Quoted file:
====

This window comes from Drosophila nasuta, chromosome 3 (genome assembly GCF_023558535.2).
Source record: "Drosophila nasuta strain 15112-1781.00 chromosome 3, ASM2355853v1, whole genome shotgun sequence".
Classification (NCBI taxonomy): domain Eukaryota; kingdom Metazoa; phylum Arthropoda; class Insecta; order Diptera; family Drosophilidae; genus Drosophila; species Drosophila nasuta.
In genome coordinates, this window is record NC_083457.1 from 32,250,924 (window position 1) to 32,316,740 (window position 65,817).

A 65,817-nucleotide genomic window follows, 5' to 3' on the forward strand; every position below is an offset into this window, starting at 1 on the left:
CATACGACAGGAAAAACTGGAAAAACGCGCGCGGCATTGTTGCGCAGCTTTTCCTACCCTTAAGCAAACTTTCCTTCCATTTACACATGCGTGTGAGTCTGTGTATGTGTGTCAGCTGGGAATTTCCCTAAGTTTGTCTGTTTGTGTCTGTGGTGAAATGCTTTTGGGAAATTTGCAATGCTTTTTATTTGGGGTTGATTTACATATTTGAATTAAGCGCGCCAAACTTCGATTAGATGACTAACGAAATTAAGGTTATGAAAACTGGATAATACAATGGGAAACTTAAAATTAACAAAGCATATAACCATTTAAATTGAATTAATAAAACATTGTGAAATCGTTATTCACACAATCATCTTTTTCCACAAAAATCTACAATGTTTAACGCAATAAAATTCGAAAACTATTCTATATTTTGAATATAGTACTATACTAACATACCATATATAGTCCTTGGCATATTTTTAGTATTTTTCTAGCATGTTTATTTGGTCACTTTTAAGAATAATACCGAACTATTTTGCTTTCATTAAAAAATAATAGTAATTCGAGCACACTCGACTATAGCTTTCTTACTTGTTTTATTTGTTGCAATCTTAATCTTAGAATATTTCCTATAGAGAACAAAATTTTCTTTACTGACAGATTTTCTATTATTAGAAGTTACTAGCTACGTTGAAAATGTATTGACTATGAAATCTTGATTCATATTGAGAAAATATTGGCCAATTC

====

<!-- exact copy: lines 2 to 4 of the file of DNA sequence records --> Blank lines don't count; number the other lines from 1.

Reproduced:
Source record: "Drosophila nasuta strain 15112-1781.00 chromosome 3, ASM2355853v1, whole genome shotgun sequence".
Classification (NCBI taxonomy): domain Eukaryota; kingdom Metazoa; phylum Arthropoda; class Insecta; order Diptera; family Drosophilidae; genus Drosophila; species Drosophila nasuta.
In genome coordinates, this window is record NC_083457.1 from 32,250,924 (window position 1) to 32,316,740 (window position 65,817).